Something about a mountain draws people toward the heights. It’s daunting, dangerous, requiring one step, or misstep, after another, like any arduous path to a new level, a plateau of reform. When you make it, there’s something majestic in the peaks. The experience is all there in Kerouac’s Dharma Bums. That’s why I spoke at the Kerouac School of Disembodied Poetics on July 9, in mile-high Boulder, Colorado, and again at the Tattered Cover in Denver. Building a social movement through ups and downs is a similar to the process described by Aldo Leopold in “thinking like a mountain."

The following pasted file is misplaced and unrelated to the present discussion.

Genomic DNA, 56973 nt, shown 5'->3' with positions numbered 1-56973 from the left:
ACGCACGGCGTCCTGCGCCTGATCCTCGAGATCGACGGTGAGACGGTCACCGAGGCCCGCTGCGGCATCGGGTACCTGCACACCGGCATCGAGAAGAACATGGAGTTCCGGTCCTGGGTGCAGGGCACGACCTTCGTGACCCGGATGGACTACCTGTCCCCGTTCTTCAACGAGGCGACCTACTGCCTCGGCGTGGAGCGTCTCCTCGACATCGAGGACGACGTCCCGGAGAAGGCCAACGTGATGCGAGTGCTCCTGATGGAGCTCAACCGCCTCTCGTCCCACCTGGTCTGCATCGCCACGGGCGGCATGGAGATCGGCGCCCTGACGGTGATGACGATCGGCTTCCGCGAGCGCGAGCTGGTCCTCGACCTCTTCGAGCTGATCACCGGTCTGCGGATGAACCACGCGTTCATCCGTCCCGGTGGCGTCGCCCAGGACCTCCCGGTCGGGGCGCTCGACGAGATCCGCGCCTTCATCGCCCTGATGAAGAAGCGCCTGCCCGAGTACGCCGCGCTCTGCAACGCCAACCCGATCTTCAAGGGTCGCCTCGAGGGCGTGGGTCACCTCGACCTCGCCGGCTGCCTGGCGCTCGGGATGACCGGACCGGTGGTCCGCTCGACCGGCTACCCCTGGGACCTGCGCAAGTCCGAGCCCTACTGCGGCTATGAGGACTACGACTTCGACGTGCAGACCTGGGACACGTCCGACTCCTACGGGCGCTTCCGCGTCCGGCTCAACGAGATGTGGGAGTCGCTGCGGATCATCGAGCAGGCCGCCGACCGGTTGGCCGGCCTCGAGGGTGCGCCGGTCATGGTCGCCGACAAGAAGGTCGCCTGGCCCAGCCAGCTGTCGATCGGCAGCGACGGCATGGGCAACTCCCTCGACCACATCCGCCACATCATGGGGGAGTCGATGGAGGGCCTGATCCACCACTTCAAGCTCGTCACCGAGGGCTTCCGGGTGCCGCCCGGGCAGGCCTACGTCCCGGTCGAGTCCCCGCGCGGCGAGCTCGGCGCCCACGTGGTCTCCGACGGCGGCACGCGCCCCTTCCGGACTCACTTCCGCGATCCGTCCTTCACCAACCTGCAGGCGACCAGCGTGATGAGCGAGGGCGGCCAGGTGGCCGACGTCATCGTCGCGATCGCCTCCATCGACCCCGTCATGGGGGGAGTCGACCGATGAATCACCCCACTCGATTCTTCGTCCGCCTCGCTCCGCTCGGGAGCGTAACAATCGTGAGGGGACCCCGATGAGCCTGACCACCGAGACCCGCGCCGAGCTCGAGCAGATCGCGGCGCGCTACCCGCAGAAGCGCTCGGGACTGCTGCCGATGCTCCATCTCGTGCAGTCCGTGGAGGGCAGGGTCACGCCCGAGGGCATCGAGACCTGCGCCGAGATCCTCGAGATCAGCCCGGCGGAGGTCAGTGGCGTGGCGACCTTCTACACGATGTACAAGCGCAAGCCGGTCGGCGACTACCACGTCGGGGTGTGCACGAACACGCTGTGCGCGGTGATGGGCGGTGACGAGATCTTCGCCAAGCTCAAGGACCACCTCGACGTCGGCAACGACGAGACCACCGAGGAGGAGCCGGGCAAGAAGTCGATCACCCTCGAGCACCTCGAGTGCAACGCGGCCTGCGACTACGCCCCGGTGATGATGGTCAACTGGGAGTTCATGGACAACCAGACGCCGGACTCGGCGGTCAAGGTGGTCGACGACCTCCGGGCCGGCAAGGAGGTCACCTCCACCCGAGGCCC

Pope Francis suddenly ranks ahead of Governor Jerry Brown among those assembling for this year’s climate summit. The influence of the Pope and his encyclical may greatly sway the California Governor as they share their thoughts together. Their synergy will have an important effect on President Barack Obama - and to a lesser extent Speaker of the House John Boehner and the Republican Congress, in their meetings this September. Pope Francis, President Obama, Gov. Brown and, of course, Speaker Boehner and the Congress are rooted in the realm of the powers and principalities.